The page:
Council can and must act now say Greens as climate scientists give 12 year ultimatum
The Green Group of Councillors have reaffirmed their call for an end to fracking and called for ‘immediate action’ on climate change following a damning report from the UN on global warming.
A report from the Intergovernmental Panel on Climate Change (IPCC) was published this week, with 91 scientists warning that the planet will reach climate disaster as early as 2030 if no action is taken to curb increases in global warming. According to the report, a rise in global temperature will lead to extreme droughts, food shortages and increased poverty, with the IPCC calling for ‘unprecedented changes in all aspects of society,’ to minimise climate disaster.
Green Councillor Phélim Mac Cafferty commented:
“This report should serve as a painful wake up call. The effects of climate change are already being felt. However the IPCC has concluded that a rise of even half a degree above current global temperatures will herald a climate disaster as soon as 2030. Increases in global temperatures of half a degree could lead to millions exposed to severe drought and plunge us into a food shortage.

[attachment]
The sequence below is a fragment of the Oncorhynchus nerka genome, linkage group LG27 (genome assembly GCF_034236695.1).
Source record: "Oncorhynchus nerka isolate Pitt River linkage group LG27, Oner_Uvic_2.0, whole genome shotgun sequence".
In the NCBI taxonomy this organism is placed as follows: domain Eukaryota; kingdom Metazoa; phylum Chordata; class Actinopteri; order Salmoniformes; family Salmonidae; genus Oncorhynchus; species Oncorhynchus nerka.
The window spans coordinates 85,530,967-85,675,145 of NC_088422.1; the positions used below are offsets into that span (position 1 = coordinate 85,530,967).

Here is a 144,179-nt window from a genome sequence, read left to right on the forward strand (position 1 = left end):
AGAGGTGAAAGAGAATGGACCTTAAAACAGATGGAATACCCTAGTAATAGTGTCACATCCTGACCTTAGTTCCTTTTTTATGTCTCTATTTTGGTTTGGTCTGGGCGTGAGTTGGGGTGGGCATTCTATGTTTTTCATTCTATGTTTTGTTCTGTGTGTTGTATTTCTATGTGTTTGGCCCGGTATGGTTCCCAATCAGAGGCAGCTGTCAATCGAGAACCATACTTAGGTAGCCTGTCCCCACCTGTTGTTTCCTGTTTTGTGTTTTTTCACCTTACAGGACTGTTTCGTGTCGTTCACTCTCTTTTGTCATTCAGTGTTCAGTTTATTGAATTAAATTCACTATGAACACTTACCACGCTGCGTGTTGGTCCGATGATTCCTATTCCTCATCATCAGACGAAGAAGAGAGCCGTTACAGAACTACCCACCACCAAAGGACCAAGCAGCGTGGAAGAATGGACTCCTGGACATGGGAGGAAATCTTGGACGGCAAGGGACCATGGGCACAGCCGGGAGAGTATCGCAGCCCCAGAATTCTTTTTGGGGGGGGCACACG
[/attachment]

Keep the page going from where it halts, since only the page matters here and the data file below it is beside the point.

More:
“Yet the IPCC have reminded us that we can reverse some of these changes if we take serious action now. That’s exactly why Greens will call for an unequivocal rejection of hydraulic fracturing, or ‘fracking’ at the next meeting of Full Council. It’s never been clearer that our reliance on fossil fuels has to end. With unprecedented levels of change needed, we also repeat our concerns that limited actions by the Labour Council on air pollution and sustainable transport do not go far enough, and call for a serious commitment from this Council to play its full part in curbing global warming.”
The Intergovernmental Panel on Climate Change is the leading international body on climate change, and the source of scientific information and technical guidance on the subject to the United Nations. The IPCC published a report on Monday, 8th October, detailing the findings of climate scientists investigating levels of global warming and climate change. The Panel concluded that allowing the global temperature to exceed 1.5 degrees celsius would create a ‘climate disaster,’ causing severe impacts on ecosystems, human health and well-being, and concluded that the worst effects could be felt as soon as 2030 if activities exacerbating climate change continue at their current rate.
It is estimated that a rise in global temperatures to 2°c would lead to an increase in the severity of climate change. At 2°c, insects would be twice as likely to lose half of their habitat; 99% of corals would be lost and flooding would become more common and far-reaching.
Greens will present a notice of motion on hydraulic fracturing (or ‘fracking’) to the next meeting of Full Council in Brighton and Hove on 18th October. #LetCommunitiesDecide